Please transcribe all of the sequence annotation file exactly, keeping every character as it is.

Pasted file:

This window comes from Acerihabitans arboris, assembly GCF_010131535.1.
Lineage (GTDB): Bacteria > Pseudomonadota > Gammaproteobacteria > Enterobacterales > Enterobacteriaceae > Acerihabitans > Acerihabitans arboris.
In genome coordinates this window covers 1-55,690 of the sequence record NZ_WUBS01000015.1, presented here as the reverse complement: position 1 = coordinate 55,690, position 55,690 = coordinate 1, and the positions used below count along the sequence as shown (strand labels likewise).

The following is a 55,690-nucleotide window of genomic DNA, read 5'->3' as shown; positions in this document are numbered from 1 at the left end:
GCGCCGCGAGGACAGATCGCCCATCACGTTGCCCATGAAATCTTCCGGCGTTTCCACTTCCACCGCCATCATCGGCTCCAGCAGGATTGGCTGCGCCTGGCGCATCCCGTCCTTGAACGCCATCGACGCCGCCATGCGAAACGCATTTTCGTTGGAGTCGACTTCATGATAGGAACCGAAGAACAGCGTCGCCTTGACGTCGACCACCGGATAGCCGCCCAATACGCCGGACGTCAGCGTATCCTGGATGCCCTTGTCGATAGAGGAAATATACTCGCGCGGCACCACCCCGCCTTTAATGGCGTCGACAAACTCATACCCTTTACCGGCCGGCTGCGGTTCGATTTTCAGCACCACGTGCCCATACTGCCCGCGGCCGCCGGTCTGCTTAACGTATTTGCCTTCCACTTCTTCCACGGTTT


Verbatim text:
This window comes from Acerihabitans arboris, assembly GCF_010131535.1.
Lineage (GTDB): Bacteria > Pseudomonadota > Gammaproteobacteria > Enterobacterales > Enterobacteriaceae > Acerihabitans > Acerihabitans arboris.
In genome coordinates this window covers 1-55,690 of the sequence record NZ_WUBS01000015.1, presented here as the reverse complement: position 1 = coordinate 55,690, position 55,690 = coordinate 1, and the positions used below count along the sequence as shown (strand labels likewise).

The following is a 55,690-nucleotide window of genomic DNA, read 5'->3' as shown; positions in this document are numbered from 1 at the left end:
GCGCCGCGAGGACAGATCGCCCATCACGTTGCCCATGAAATCTTCCGGCGTTTCCACTTCCACCGCCATCATCGGCTCCAGCAGGATTGGCTGCGCCTGGCGCATCCCGTCCTTGAACGCCATCGACGCCGCCATGCGAAACGCATTTTCGTTGGAGTCGACTTCATGATAGGAACCGAAGAACAGCGTCGCCTTGACGTCGACCACCGGATAGCCGCCCAATACGCCGGACGTCAGCGTATCCTGGATGCCCTTGTCGATAGAGGAAATATACTCGCGCGGCACCACCCCGCCTTTAATGGCGTCGACAAACTCATACCCTTTACCGGCCGGCTGCGGTTCGATTTTCAGCACCACGTGCCCATACTGCCCGCGGCCGCCGGTCTGCTTAACGTATTTGCCTTCCACTTCTTCCACGGTTT